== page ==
Costa Rica is confronting an education crisis that is “the worst in decades,” according to the latest investigation from State of the Nation.
“The Costa Rican educational system is going through a serious crisis due to the combined blow of historical lags and the economic and social effects generated by the Covid-19 pandemic,” the report reads.
“This latest event has revealed unresolved problems, as well as the deep tension between educational purposes and the rigidities of the system. The current educational crisis is the worst in decades.”
The report cites “significant interruptions” that have created a “sharp cut” in learning that the authors called “an educational blackout.”
Standardized test results demonstrate educational deficiencies and reflect the inequalities between Costa Rica’s public system and private schools, which in many cases haven’t interrupted services.
Virtual and hybrid schooling “did not guarantee that students acquired quality learning,” State of the Nation said.
While the pandemic exacerbated issues, the report agues that educational shortfalls cannot be attributed entirely to Covid-19.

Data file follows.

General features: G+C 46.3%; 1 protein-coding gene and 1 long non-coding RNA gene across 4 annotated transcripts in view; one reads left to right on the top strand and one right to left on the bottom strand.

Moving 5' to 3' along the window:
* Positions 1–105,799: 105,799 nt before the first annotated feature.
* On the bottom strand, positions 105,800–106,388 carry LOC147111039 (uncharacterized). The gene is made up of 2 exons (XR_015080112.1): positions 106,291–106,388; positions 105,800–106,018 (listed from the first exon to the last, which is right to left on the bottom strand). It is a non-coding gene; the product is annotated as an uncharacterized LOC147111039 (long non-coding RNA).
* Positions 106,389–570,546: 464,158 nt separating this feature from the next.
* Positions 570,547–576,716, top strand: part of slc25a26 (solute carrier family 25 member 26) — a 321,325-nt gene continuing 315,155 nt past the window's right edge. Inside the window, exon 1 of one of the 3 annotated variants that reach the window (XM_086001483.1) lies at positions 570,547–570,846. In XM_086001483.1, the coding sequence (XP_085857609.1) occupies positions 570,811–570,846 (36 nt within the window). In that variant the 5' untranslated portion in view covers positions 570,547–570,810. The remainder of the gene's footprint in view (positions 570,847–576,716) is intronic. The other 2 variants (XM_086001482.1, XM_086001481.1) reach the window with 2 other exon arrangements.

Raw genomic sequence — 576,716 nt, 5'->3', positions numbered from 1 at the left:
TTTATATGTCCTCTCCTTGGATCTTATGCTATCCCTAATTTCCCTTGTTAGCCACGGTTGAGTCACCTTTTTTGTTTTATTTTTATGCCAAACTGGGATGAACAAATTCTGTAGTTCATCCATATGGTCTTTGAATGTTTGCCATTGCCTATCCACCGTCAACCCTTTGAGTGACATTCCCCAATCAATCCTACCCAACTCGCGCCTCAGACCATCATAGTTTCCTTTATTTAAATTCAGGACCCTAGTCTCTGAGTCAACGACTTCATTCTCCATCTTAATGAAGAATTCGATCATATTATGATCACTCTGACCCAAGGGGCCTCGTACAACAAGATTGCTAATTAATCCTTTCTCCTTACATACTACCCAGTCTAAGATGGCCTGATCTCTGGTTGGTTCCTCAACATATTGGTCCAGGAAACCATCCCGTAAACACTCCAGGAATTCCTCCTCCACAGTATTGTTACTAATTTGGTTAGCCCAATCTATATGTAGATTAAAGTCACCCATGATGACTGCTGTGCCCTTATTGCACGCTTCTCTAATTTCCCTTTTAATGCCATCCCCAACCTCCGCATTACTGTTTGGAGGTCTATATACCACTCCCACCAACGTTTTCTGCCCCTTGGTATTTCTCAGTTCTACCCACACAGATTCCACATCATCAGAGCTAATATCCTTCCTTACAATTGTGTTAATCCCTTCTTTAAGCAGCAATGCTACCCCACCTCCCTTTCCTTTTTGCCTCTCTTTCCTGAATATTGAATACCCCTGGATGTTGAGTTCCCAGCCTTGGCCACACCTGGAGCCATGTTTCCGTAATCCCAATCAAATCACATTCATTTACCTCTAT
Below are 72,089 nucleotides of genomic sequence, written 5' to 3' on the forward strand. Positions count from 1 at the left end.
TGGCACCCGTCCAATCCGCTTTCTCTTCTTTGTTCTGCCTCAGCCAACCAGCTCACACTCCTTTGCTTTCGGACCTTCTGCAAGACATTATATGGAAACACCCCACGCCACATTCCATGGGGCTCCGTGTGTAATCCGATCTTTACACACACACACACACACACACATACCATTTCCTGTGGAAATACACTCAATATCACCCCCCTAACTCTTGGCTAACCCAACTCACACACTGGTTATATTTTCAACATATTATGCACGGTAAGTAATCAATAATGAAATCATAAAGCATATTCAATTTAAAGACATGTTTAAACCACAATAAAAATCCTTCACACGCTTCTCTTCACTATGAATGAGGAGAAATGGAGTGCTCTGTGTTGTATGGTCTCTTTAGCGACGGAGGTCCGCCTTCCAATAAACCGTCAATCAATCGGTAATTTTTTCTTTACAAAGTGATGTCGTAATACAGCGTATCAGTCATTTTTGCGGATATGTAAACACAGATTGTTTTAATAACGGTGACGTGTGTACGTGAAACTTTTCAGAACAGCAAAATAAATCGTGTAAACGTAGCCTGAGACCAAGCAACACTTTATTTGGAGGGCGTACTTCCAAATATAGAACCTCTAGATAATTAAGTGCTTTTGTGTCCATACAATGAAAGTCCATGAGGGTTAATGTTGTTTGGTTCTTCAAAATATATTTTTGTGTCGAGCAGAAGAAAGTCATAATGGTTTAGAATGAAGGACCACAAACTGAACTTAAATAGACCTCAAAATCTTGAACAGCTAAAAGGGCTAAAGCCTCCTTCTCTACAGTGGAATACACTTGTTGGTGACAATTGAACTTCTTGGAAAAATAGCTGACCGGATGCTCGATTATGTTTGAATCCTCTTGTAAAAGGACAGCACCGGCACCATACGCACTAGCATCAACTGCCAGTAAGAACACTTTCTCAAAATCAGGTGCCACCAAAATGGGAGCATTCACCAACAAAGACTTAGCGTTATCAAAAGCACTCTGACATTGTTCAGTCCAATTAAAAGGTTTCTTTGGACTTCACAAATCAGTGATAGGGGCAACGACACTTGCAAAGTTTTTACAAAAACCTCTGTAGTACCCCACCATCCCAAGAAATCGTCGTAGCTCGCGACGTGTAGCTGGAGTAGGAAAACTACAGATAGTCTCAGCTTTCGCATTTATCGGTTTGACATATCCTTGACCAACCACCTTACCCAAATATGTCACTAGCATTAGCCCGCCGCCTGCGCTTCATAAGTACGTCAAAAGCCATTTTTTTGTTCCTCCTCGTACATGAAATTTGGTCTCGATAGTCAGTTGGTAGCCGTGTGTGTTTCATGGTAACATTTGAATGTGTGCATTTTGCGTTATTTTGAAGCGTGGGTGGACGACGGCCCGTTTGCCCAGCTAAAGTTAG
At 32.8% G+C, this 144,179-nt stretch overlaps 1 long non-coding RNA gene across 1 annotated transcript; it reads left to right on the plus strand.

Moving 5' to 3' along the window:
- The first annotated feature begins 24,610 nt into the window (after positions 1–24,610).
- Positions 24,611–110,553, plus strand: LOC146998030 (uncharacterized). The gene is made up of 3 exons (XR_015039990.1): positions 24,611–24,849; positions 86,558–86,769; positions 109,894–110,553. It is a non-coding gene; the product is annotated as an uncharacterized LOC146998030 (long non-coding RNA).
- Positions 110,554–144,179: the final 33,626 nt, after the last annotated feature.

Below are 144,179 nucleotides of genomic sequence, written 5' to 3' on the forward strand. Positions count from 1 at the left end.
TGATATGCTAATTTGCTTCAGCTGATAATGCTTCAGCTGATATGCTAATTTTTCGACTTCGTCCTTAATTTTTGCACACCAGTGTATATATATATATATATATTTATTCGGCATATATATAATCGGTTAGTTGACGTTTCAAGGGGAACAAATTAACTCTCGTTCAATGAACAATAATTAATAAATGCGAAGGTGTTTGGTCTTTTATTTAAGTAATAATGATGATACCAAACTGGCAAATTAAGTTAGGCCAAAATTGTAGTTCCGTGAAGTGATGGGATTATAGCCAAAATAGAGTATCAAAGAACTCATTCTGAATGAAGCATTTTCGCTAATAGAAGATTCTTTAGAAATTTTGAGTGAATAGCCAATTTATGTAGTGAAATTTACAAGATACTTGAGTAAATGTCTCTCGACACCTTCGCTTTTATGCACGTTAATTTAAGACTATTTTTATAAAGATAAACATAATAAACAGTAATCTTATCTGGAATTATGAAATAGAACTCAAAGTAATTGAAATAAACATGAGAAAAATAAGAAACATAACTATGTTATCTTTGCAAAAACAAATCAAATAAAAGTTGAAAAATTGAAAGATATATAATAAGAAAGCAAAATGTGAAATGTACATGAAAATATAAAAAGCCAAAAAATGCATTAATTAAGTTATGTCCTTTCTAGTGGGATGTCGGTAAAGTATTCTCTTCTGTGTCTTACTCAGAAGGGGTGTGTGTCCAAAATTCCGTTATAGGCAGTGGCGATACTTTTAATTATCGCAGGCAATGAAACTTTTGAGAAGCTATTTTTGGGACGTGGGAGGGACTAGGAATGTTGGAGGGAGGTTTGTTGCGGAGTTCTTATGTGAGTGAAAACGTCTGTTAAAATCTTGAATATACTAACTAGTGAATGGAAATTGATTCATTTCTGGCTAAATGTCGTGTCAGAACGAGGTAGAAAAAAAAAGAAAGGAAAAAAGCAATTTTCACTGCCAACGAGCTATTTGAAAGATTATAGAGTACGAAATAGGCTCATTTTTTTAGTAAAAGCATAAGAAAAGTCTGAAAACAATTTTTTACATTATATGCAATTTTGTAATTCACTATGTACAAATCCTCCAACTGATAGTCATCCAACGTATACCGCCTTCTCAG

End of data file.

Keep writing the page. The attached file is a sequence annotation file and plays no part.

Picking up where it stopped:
“The educational system at the preschool, basic and diversified levels had been showing inertial performances, without solving fundamental problems: an inadmissible evolution in light of the public investment that Costa Rica makes in this area,” State of the Nation says.
The authors recommended drafting an executing a national strategy to invest in better public education.
The Education Ministry has admitted to difficulties in the country’s transition to distance learning.
In March 2020, more than 1 million Costa Rican students were provided with an institutional email account in order to facilitate online lessons. As of August 2020, just 590,136 had completed account activation in order to use the online platform.
Additionally, data provided by school directors indicate 35% of students’ homes don’t have an internet connection.
UNESCO and ECLAC have warned that the coronavirus pandemic will exacerbate gaps in terms of educational access, equity and quality across Central America.